Perhaps you long to be accepted by a peer group that is, intentionally or unintentionally, not inclusive of you. Perhaps you have an overly critical parent, sibling or spouse who doesn’t understand how damaging their constant put-downs can be. Or perhaps an overachiever is insensitive to how they always make you feel in their presence: like you don’t measure up — or worse, will never be enough.
How do you respond to situations or people that make you feel terrible about yourself? When, at your lowest, these disparaging voices are all you hear? When you only need to catch a glimpse of said person — or hear their name — and your mind immediately darkens, because all that hurt from the past suddenly bubbles right up to the surface?
Focusing on your hurt can be a relentlessly futile exercise, because you’re either wallowing in self-pity or consumed by self-loathing. Neither serves the blood-bought Christian, because without realising it, you begin internalising the criticism or heartache to the point that it even begins to colour your own view of your character and abilities. You begin to believe that you’re hopeless, no good, that you don’t belong and that everyone has more and is more than you. But here is truth: that the only One whose opinion really counts rejoices over you (Zephaniah 3:17), loves you (1 John 3:1), and once left the glory of heaven to die for you (1 Peter 3:18).
Here is truth: that the only One whose opinion really counts rejoices over you, loves you, and once left the glory of heaven to die for you
In 1 Samuel 1:8, when Elkanah tries to comfort his wife Hannah, who regularly suffered the taunts of Peninnah, he asks: am I not enough for you? Though well-intentioned, the answer was, unfortunately, no. But such is not the case with our God. The One from whom all things are and for whom we exist (1 Corinthians 8:6) is, in a very literal way, our all-in-all — in other words, 100 per cent enough. It is natural to seek the love and approval of those around you but, Christian, regardless of whether you receive it or not, remember: they don’t have the last word. He does.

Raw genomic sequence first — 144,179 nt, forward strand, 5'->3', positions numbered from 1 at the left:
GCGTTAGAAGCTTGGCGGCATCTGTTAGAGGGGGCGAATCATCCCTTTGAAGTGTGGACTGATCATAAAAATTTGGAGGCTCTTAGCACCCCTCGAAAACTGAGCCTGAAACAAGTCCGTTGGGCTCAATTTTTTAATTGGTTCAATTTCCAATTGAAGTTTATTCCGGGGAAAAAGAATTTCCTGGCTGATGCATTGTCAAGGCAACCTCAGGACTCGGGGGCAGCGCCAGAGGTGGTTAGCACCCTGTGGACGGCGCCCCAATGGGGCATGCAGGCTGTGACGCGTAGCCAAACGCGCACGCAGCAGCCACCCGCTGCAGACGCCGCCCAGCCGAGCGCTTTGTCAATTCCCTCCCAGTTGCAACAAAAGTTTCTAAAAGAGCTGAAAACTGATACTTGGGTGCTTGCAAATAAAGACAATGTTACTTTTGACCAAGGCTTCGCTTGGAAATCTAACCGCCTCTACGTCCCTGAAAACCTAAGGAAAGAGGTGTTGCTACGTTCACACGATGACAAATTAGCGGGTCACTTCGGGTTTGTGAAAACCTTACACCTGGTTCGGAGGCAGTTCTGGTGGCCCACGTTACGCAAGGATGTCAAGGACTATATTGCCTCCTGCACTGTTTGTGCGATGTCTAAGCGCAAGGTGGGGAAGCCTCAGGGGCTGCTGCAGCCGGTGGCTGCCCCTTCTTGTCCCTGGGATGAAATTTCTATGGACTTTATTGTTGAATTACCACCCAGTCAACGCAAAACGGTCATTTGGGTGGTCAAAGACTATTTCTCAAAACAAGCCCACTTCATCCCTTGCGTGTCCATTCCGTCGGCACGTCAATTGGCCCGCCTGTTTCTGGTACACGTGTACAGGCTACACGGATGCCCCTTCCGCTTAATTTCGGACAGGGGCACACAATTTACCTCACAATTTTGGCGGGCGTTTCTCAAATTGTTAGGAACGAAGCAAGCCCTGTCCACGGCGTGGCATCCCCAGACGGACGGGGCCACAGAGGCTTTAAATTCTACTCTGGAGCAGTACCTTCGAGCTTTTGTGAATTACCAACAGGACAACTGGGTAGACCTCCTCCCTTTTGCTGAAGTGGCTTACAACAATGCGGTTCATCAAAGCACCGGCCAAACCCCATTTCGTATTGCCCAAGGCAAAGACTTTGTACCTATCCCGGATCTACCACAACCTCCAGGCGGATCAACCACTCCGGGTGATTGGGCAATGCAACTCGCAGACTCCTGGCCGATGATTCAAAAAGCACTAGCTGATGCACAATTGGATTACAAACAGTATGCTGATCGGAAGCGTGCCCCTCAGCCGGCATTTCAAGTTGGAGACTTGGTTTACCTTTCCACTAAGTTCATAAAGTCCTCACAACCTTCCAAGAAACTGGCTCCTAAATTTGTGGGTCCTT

The problem with this situation is that it’s not a one-off. No matter how many times you pep talk yourself back from despondency to normalcy, the river of resentment often runs deep. It only takes a single comment or situation to pitch you right back into the throes of misery. And you hate everything about it… so you start constructing walls around your heart, hardening it and teaching it not to feel, because that’s your way of protecting it.
Hebrews 12:5 notes that one of the heart’s typical reactions to pain is disdain — thumbing your nose at the offending circumstance, rejecting it, and telling everyone you don’t care. You become cold — and you start looking lesser and lesser like the One in whose image you were made (Genesis 1:27).
In his epistle to the Ephesians, Paul exhorts his readers to “get rid of all bitterness, rage, anger, harsh words… Instead, forgive, as God in Christ has forgiven you” (Ephesians 4:31-32). Well, good for Paul, I hear you say, he was next level. It’s tempting to try and excuse ourselves on that account (“We’re lesser mortals, Paul was a saint”). But Paul wasn’t ‘extra’ because of who he was — he was so because he recognised that Christ lived in him (Galatians 2:20).
Let me explain. On occasions when I feel it way too hard to forgive someone for wounding me, I also find it is always because I don’t have a high enough view of Christ on the cross. He was pierced for my transgressions; crushed for my iniquities; chastised so I could have peace, wounded so I could be healed (Isaiah 53:5). He was God, I was scum. If He could choose to love me when I was His enemy (Romans 5:8), can I not do the same for someone who can never offend me as much as I once offended God?
That last bit always knocks my pride right off its pedestal. Whenever I feel an offence too great to forgive, I try to ask myself if it surpasses my own offences against God. The day I find a sin that Christ’s sacrifice cannot cover or forgive is the day I’ll be free to not forgive my neighbour. But the true Christian knows that day will never appear (Hebrews 10:14).
The day I find a sin that Christ’s sacrifice cannot cover or forgive is the day I’ll be free to not forgive my neighbour. But the true Christian knows that day will never appear
Having dealt with our own hearts, there is one more thing we can do in response to being slighted or demeaned. Do not be overcome by evil, but overcome evil with good (Romans 12:21). Evil often begets evil but the reverse is true too: love often begets love. You get to choose which cycle you want to propagate.
Have you been marginalised? Is someone’s fault-finding constantly making you feel small? Sidelining the offender in turn or lashing back at him/her may bring you a temporary sense of vindication, but returning good for evil? That will “heap burning coals” on their heads (Romans 12:20). Resting in God, guarding your heart, pursuing peace, and changing your perspective will help bring out a form of ‘good works’ that comes not from a place of malice, but of Christ-like love. And it will be powerful enough to change both your worlds.
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